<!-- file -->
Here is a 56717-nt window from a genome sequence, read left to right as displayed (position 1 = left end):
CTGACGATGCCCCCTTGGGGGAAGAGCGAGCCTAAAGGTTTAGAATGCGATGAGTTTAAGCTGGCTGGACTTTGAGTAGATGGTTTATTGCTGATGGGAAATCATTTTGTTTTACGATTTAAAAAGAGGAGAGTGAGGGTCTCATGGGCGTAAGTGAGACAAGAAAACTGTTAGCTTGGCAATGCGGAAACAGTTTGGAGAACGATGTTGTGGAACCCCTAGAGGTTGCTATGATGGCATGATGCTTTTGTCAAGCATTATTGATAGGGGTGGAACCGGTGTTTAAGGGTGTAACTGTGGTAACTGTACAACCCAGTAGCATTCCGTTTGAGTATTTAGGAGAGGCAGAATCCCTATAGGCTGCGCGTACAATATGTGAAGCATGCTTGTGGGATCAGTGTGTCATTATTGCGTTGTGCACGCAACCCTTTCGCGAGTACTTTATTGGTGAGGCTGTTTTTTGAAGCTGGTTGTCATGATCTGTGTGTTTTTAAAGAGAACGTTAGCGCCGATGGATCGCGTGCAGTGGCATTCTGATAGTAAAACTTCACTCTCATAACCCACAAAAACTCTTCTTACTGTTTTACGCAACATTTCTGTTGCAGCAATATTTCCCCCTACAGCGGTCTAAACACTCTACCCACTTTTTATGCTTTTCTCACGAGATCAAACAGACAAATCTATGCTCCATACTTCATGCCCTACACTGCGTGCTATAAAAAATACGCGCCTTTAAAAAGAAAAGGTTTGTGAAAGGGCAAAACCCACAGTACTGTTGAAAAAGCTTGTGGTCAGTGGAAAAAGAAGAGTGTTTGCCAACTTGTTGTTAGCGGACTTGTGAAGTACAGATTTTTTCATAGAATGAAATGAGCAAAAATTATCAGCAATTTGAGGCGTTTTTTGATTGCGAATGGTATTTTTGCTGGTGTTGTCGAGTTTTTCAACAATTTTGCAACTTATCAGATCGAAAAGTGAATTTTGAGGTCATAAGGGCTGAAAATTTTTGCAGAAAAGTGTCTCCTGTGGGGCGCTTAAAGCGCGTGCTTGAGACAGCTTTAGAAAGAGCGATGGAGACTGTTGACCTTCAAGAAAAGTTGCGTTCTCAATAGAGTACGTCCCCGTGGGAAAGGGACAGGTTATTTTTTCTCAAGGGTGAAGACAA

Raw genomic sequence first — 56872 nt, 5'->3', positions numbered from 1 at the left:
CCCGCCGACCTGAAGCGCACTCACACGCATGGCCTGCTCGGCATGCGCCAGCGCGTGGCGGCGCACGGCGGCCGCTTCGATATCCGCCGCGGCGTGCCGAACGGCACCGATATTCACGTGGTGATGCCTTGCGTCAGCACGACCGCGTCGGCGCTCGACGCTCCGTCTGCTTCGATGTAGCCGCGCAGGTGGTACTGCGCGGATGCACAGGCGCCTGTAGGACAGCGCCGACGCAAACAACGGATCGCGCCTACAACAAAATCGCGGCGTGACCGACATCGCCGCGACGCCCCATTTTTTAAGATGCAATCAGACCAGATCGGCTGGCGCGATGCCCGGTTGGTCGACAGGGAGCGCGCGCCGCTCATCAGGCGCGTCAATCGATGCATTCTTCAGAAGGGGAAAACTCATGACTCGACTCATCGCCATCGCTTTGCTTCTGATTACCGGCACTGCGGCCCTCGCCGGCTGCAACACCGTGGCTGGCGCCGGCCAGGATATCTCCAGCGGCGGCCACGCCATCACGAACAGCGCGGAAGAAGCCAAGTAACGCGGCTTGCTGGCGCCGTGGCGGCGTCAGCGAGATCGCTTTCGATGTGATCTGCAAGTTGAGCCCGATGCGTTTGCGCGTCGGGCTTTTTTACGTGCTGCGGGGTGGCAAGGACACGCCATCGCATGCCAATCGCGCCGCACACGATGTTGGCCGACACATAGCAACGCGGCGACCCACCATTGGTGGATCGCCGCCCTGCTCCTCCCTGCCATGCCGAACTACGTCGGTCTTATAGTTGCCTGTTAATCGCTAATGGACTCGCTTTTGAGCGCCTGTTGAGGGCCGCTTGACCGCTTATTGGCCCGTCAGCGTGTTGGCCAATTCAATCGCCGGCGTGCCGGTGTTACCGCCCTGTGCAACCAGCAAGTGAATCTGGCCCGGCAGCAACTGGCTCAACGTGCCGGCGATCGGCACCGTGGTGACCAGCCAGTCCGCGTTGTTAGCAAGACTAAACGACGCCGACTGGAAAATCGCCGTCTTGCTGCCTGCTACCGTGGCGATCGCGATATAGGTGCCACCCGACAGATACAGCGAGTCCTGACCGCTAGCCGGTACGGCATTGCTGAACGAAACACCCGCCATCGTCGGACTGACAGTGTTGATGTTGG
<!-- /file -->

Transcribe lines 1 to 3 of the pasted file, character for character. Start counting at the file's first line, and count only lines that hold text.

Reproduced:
Here is a 56717-nt window from a genome sequence, read left to right as displayed (position 1 = left end):
CTGACGATGCCCCCTTGGGGGAAGAGCGAGCCTAAAGGTTTAGAATGCGATGAGTTTAAGCTGGCTGGACTTTGAGTAGATGGTTTATTGCTGATGGGAAATCATTTTGTTTTACGATTTAAAAAGAGGAGAGTGAGGGTCTCATGGGCGTAAGTGAGACAAGAAAACTGTTAGCTTGGCAATGCGGAAACAGTTTGGAGAACGATGTTGTGGAACCCCTAGAGGTTGCTATGATGGCATGATGCTTTTGTCAAGCATTATTGATAGGGGTGGAACCGGTGTTTAAGGGTGTAACTGTGGTAACTGTACAACCCAGTAGCATTCCGTTTGAGTATTTAGGAGAGGCAGAATCCCTATAGGCTGCGCGTACAATATGTGAAGCATGCTTGTGGGATCAGTGTGTCATTATTGCGTTGTGCACGCAACCCTTTCGCGAGTACTTTATTGGTGAGGCTGTTTTTTGAAGCTGGTTGTCATGATCTGTGTGTTTTTAAAGAGAACGTTAGCGCCGATGGATCGCGTGCAGTGGCATTCTGATAGTAAAACTTCACTCTCATAACCCACAAAAACTCTTCTTACTGTTTTACGCAACATTTCTGTTGCAGCAATATTTCCCCCTACAGCGGTCTAAACACTCTACCCACTTTTTATGCTTTTCTCACGAGATCAAACAGACAAATCTATGCTCCATACTTCATGCCCTACACTGCGTGCTATAAAAAATACGCGCCTTTAAAAAGAAAAGGTTTGTGAAAGGGCAAAACCCACAGTACTGTTGAAAAAGCTTGTGGTCAGTGGAAAAAGAAGAGTGTTTGCCAACTTGTTGTTAGCGGACTTGTGAAGTACAGATTTTTTCATAGAATGAAATGAGCAAAAATTATCAGCAATTTGAGGCGTTTTTTGATTGCGAATGGTATTTTTGCTGGTGTTGTCGAGTTTTTCAACAATTTTGCAACTTATCAGATCGAAAAGTGAATTTTGAGGTCATAAGGGCTGAAAATTTTTGCAGAAAAGTGTCTCCTGTGGGGCGCTTAAAGCGCGTGCTTGAGACAGCTTTAGAAAGAGCGATGGAGACTGTTGACCTTCAAGAAAAGTTGCGTTCTCAATAGAGTACGTCCCCGTGGGAAAGGGACAGGTTATTTTTTCTCAAGGGTGAAGACAA

Raw genomic sequence first — 56872 nt, 5'->3', positions numbered from 1 at the left: